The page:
Representatives of the Commercial Fishermen’s Memorial Board met with Borough officials several times in recent years about the construction of massive cruise ship docks along the waterfront precluding fishing vessels from participating in the annual Blessing of the Fleet ceremony, which has been conducted directly in front of the Memorial for the last 20 years.
By the time the Board learned that the two docks had been approved, it was too late to have any input on the proposal. We had been repeatedly assured that the Borough would not do anything that might affect the Memorial or annual Blessing of the Fleet ceremony.
There is one small remaining waterfront site that has not been allocated: the Marine Park vicinity. It would meet the requirement for fishery vessels to approach the Memorial for the annual Blessing ceremony and spectator access.
The City Engineering Department determined that moving the Memorial to that location would be technically feasible and could be included in the waterfront development plan.
Accordingly, the Memorial Board asked the Borough Assembly to formally approve this action. At an Aug. 29, 2011 meeting of an Assembly committee, where information on the impacts and need for the Assembly’s approval of the move, the Board was dismayed by Mayor Bruce Botelho’s motion to leave the Memorial where it is and his statement that the Borough had more important things on which to spend its money. The mayor prefaced his motion by saying that he was tired of hearing about the Memorial.
Assembly Members Ruth Danner, Merrill Sanford, and Peter Freer voted against the mayor’s motion and urged that the issue remain open for further consideration. They were outvoted by the other Assembly members, and the mayor’s motion passed.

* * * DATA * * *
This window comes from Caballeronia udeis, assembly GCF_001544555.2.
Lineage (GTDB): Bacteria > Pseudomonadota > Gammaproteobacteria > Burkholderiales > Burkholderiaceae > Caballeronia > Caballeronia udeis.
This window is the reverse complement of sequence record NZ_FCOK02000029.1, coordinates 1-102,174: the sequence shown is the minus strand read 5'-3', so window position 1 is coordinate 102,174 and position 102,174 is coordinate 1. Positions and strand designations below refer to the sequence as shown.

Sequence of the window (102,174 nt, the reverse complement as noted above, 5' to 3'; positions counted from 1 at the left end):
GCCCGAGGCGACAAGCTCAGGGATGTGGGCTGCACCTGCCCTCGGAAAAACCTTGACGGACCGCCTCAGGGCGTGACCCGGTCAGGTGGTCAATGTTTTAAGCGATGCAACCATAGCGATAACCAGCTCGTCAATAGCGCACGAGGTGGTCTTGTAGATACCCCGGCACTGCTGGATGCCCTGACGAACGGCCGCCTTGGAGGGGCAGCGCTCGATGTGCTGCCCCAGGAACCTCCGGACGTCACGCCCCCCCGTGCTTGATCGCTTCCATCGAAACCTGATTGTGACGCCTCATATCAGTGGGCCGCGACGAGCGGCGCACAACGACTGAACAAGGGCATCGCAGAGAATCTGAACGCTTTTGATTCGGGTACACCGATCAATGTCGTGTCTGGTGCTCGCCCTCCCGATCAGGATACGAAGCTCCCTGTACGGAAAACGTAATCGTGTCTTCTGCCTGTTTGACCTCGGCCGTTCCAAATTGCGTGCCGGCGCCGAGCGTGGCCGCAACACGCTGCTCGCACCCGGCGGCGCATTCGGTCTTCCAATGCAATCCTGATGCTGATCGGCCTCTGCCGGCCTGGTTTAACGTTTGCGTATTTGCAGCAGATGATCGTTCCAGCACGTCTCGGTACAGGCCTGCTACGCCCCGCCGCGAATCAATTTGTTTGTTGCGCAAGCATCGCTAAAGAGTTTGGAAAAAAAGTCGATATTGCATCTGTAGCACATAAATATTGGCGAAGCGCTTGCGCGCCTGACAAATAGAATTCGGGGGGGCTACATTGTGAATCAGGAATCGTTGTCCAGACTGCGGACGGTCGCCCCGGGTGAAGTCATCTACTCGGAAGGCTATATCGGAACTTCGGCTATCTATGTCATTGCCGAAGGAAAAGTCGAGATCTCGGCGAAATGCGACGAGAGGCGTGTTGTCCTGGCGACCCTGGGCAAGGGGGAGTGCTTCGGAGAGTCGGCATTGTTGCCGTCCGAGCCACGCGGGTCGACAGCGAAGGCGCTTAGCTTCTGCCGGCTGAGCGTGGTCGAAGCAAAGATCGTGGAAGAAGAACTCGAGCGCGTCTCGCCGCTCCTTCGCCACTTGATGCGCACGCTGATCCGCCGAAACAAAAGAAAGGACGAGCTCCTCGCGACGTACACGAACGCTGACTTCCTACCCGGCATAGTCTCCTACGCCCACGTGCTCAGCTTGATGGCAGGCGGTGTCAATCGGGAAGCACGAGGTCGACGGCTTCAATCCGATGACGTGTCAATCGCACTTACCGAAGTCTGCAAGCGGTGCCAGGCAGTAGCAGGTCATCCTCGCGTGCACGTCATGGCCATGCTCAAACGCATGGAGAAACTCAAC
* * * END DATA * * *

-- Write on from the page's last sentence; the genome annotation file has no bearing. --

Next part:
The issue of moving the Memorial is not dead. The community should support moving the Memorial to the Marine Park vicinity. The cost of moving the Memorial would clearly be eligible for funds from the City’s $30 million head tax account, which the Borough receives every year for cruise ship related expenses.
The Marine Park location would be a positive reminder of the importance of commercial fishing in Juneau’s history and its multi-million dollar contribution to Juneau’s economy. The names of more that 185 local fishermen who have died (35 of them lost at sea) are seen by thousands of our visitors. Their memories of Juneau are likely to include the Memorial long after the South Franklin souvenir shops have faded.
If you haven’t visited the Memorial, please do. You would be impressed by Juneau’s commercial fishing heritage which has contributed so much to Juneau’s history and economy. The Memorial is located on the waterfront on South Franklin at the Twisted Fish restaurant.
Let the Assembly know that Juneau’s residents deserve approval of moving the Memorial to the Marine Park area.
• Merrell, a 60-year resident of Juneau, is a retired fishery biologist from NOAA, Auke Bay and a former hand-troll permit holder. His grandson and son are local commercial fishermen.